be a mistake. But the nice thing about software is: it can easily be changed
- contrary to a house where you forgot to install tubes for the plumbing.

What I know for sure is that having ice4j on Maven central doesn't hurt us.
I'm also quite optimistic that it would reduce your problems of git messing
around with your locally modified .classpath if we would decide to move on
with other projects as well.

I really don't see how it would hurt anyone or the risks associated with it
to try Maven on ice4j.

George's proposal to override Maven's preferred directory structure is
completely OK for ice4j.

If ice4j does move to Git, then somebody could actually whip up the
pom.xml on a branch for other people to try it.

However, I don't think that building ice4j with Maven is the only step
to evaluate Maven - I'd encourage you to try building some of the other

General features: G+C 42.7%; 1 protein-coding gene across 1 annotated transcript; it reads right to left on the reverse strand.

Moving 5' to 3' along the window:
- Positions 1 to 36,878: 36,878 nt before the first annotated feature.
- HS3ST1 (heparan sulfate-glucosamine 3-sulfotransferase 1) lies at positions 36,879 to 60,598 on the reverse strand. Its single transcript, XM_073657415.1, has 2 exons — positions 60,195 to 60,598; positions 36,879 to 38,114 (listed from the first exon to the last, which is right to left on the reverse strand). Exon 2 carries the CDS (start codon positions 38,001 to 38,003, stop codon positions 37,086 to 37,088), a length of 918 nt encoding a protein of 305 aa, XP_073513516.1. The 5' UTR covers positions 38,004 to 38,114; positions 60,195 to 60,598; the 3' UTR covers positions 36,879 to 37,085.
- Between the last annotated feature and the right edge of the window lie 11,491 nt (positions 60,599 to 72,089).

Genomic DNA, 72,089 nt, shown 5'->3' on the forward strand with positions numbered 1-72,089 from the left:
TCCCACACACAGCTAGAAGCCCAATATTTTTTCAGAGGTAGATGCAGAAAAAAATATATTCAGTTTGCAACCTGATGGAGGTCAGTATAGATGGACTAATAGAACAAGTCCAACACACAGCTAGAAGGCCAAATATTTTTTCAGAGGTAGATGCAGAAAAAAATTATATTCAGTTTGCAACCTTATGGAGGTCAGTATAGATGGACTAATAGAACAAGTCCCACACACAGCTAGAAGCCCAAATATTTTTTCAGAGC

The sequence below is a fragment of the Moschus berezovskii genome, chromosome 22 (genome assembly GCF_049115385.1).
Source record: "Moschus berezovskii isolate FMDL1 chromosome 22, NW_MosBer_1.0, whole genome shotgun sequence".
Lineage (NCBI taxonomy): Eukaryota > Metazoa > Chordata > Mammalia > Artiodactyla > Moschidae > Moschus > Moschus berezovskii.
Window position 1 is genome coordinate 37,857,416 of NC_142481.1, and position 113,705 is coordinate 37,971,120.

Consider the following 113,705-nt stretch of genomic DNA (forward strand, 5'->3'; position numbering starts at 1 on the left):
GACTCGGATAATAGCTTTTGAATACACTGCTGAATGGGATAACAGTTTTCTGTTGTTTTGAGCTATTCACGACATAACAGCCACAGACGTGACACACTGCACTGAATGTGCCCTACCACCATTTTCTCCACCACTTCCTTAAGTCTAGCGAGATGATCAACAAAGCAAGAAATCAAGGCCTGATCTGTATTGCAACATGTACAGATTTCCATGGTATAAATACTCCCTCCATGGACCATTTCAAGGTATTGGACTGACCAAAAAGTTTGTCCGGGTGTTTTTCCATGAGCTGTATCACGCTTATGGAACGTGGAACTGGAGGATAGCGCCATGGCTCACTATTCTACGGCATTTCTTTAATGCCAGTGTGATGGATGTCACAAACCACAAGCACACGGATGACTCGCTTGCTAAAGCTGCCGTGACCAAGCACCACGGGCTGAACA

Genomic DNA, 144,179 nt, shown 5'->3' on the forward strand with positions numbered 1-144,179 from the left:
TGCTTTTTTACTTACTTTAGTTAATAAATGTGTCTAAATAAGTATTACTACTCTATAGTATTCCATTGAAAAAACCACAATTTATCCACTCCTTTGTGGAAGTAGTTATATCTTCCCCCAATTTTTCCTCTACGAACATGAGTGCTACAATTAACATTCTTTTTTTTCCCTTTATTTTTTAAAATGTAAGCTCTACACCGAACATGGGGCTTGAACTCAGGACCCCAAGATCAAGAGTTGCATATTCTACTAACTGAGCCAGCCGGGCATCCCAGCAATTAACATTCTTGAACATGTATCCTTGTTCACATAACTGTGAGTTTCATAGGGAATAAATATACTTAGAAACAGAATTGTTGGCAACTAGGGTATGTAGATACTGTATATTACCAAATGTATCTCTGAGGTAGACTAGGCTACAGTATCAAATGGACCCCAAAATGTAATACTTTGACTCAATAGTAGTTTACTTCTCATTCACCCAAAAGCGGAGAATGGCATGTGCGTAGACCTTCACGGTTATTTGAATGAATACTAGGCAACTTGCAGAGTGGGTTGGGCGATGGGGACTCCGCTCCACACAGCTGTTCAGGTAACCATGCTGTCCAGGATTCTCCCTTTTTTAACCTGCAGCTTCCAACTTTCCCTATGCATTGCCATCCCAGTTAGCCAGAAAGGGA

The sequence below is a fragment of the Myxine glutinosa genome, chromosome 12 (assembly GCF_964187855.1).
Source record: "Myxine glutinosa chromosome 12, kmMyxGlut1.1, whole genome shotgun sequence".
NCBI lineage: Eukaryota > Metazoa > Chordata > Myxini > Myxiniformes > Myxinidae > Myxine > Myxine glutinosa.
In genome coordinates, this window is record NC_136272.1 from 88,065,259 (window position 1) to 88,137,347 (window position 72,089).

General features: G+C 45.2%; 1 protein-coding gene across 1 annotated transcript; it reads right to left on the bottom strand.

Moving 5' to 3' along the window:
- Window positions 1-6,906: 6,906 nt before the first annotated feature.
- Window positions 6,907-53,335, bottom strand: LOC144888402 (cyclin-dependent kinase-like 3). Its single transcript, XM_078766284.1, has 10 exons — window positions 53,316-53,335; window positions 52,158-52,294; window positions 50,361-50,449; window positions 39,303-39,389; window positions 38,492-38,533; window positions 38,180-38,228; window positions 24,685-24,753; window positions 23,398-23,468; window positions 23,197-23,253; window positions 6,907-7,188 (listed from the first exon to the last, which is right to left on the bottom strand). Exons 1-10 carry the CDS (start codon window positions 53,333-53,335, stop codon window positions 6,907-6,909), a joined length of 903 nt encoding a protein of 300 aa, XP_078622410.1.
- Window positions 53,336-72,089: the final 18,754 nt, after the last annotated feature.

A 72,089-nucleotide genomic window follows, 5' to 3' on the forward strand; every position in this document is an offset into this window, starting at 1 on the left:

projects that use it, e.g. Apache Camel or ServiceMix use a lot of
dependency JARs.

Regards,

Daniel

路路路

On 17/01/15 16:03, Ingo Bauersachs wrote:

If we held a vote I think I wouldn't vote neither for or against mavenization.

I agree that maven has a number of advantages but my main concern is that we may end up in a complicated situation like we did with git. Besides, if somebody wants to use maven, he/she can perfectly do so without disrupting other people's workflows (which, generally speaking, is a bad thing). If enough people use maven successfully in their own local setup, then we might consider switching to it for everybody.

I don't think I've mention it here before, please forgive me if I have, but I maintain a set of scripts and some pom.xml files that mavenize most of our projects except for Jitsi (although I've done some progress there). You can find it here : https://github.com/gpolitis/jitsi-mavenization

Cheers,
George

路路路

On 17 Jan 2015, at 16:54, Daniel Pocock wrote:

On 17/01/15 16:03, Ingo Bauersachs wrote: